CSG/ERC seminar at Penn addresses carbon policies, sustainable water infrastructure, and renewables
On May 6, CSG/ERC brought together legislators from around the Northeast and eastern Canada to discuss policies to reduce carbon emissions, expand access to renewable energy and electric vehicles and promote sustainable practices for managing urban water resources.
The meeting was hosted by the Kleinman Center for Energy Policy at the University of Pennsylvania, and allowed participants to share strategies for addressing a range of common policy goals, and discuss opportunities for collaborative approaches.
Mark Alan Hughes, faculty director of the Kleinman Center, provided an overview of the international climate accord completed in Paris last December, which was signed by the U.S. and nearly 180 countries last month. The accord marks the first time the global community has consented to a target for cutting planet-warming emissions. The historic agreement seeks to limit the rise in Earth’s temperature to 2 degrees C (3.6 degrees F) above pre-industrial levels. In reality, though, most scientists agree that the targeted cuts are not sizeable enough to prevent temperatures from exceeding that threshold, which creates greater urgency for the international community to accelerate their efforts to keep warming in check.
Hughes, the former sustainability director for the city of Philadelphia, discussed the collective action problem that economists often cite in relation to carbon policies: Almost all of the benefits of climate reductions tend to flow those residing outside of the location where those cuts were made. On a global scale, he noted, more than half of the pledges contained in the Paris agreement require actions among state and local governments to limit carbon emissions. He advised that officials in those “subnational” bodies focus on local strategies that will assist their economies the most, because often, they will produce the biggest net benefits for local populations, and the environment.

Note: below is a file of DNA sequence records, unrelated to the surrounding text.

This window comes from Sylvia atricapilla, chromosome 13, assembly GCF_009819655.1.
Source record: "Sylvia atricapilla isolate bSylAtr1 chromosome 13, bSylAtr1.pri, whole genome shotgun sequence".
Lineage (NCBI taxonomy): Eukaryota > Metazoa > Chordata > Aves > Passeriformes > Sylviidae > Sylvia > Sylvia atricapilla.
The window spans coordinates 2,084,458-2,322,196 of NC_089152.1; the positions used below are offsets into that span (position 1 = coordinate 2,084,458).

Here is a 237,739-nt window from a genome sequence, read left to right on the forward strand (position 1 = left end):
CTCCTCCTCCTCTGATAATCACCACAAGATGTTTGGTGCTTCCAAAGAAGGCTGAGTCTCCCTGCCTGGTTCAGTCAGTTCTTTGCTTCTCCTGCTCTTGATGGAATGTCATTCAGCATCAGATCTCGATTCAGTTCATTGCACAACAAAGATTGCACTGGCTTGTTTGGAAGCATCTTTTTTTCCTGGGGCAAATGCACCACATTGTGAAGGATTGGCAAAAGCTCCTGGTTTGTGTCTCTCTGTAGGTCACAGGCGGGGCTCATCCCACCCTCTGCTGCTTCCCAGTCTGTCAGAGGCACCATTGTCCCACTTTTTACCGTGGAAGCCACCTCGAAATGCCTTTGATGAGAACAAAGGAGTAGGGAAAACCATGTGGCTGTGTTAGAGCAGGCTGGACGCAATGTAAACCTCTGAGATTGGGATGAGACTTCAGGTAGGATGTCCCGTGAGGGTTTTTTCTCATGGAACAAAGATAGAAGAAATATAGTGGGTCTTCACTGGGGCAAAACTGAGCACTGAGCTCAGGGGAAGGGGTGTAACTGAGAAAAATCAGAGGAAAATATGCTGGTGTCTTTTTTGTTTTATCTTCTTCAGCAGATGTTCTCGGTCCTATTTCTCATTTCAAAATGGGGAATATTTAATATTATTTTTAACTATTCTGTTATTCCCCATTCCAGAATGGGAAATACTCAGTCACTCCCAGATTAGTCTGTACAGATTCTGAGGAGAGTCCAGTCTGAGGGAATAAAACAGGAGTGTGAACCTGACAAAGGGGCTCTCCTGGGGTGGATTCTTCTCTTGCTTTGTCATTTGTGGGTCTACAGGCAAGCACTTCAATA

For example, policies driven by indigenous goals, like limiting harmful pollution to reduce respiratory-related illnesses and enhance human health, will likely lead to deeper emissions cuts than policies focused solely on climate benefits. Efforts to enhance building codes to encourage greater energy efficiency, or programs encouraging electricity system resiliency, like microgrids, are designed to yield immediate, tangible benefits, and tend to encourage greater enthusiasm, and compliance, Hughes said.
In recent years, 16 states — including nine in the Northeast — and 35 cities have resolved to lower their greenhouse gas emissions 80% from a 2005 (or lower) baseline by 2050. Hughes noted that despite these shared goals, it is probably not efficient to require that every state and urban center meet the same global target, given that local conditions will dictate the most effective strategies for making emissions cuts.
At the federal level, the Obama administration has devised policies intended to help meet a goal announced last year of cutting national emissions 26-28% below 2005 levels by 2025. The U.S. Environmental Protection Agency’s Clean Power Plan, which calls for a 32% reduction in carbon emissions from the nation’s power plants by 2030, is intended to help achieve that target. The rule was finalized last year, but in February, it was stayed by the Supreme Court pending judicial review. Other policies include increased vehicle fuel efficiency for cars and trucks, which will rise to 54.5 miles per gallon in 2025 under rules issued in 2012. It is generally understood that even if the Clean Power Plan is upheld by the Court, additional federal, state and local policies will be needed to meet the nation’s reduction goals.